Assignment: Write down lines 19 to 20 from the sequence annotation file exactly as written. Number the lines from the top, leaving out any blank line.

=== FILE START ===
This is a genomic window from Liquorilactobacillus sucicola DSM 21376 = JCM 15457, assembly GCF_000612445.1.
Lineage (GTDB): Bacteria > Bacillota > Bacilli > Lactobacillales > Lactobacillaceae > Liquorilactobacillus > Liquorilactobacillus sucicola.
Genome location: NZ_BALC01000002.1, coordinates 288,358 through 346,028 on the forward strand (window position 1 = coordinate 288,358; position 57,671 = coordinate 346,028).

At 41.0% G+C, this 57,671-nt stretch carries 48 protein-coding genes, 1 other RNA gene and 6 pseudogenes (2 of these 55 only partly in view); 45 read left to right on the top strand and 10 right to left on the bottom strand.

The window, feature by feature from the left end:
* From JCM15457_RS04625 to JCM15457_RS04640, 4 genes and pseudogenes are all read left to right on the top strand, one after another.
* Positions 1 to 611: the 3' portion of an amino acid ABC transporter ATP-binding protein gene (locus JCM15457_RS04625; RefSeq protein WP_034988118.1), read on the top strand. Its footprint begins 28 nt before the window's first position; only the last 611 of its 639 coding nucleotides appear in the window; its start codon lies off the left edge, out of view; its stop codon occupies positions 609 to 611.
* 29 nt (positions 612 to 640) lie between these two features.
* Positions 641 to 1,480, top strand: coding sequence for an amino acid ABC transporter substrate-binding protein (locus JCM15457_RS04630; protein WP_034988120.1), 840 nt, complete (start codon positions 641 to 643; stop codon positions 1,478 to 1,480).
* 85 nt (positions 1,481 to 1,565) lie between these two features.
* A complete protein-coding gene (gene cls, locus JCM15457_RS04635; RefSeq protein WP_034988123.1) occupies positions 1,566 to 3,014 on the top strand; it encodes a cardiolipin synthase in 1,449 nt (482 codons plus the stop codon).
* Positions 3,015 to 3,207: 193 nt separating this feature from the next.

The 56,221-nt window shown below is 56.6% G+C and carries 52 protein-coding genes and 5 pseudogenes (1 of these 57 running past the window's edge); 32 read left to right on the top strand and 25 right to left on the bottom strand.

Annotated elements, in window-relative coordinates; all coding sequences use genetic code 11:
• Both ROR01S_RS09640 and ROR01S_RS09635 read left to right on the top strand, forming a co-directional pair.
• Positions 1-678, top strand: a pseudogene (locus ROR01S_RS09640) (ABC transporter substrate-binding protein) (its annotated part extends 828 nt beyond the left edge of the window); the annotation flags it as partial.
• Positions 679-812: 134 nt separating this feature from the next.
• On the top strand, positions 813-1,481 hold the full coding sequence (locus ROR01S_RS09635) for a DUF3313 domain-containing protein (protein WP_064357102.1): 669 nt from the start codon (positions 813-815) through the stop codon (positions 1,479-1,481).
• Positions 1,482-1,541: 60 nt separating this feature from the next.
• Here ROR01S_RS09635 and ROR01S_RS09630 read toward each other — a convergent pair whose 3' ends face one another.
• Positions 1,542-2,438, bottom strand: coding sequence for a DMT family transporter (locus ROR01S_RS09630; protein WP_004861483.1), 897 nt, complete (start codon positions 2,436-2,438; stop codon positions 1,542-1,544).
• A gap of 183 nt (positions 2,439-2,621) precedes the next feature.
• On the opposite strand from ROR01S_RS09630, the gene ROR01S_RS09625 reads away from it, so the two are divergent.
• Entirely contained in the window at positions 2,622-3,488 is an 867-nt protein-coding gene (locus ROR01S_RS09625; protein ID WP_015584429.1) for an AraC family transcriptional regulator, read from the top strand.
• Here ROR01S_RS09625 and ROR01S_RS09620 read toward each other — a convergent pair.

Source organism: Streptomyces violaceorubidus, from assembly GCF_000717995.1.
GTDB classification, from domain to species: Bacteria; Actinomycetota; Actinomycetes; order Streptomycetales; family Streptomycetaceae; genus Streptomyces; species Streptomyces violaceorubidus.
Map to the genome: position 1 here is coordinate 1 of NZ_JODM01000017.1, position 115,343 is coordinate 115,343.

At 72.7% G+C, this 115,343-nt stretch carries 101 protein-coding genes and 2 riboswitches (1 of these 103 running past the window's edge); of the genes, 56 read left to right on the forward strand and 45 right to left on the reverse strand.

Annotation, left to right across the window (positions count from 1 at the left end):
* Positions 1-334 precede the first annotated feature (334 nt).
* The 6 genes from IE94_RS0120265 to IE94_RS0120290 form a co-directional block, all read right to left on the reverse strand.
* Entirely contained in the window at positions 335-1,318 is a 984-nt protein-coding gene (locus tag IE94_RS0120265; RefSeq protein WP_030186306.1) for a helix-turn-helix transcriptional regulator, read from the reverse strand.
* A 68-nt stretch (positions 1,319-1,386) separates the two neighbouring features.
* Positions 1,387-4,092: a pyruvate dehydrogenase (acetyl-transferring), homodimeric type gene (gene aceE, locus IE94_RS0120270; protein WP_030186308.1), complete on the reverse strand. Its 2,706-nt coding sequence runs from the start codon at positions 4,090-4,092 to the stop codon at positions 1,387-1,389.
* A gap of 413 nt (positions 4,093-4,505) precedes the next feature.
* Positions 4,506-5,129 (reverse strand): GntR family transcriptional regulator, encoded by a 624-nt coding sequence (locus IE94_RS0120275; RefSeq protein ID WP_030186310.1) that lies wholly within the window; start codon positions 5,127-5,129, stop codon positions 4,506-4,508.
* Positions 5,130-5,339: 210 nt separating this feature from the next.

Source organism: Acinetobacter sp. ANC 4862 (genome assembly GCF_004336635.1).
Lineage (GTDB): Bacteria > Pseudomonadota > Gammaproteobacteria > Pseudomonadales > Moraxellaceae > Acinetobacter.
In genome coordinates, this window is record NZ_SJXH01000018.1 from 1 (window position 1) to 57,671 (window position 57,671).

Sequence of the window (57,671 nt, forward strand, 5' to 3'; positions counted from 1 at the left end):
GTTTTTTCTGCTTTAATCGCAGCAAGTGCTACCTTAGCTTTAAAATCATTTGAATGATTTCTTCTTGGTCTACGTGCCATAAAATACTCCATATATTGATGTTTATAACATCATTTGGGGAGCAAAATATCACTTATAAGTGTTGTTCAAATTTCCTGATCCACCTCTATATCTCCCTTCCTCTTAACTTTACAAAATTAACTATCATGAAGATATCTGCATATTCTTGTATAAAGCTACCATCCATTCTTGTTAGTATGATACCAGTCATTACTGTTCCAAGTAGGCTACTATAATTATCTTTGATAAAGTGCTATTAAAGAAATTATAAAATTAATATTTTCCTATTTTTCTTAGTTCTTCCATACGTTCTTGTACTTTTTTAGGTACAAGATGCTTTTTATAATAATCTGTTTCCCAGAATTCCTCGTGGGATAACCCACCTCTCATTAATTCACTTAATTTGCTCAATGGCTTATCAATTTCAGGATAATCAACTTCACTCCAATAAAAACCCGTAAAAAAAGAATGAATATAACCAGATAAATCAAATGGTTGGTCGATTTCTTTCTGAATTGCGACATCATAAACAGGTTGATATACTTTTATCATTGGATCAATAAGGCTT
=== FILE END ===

• Positions 1,482-1,541: 60 nt separating this feature from the next.
• Here ROR01S_RS09635 and ROR01S_RS09630 read toward each other — a convergent pair whose 3' ends face one another.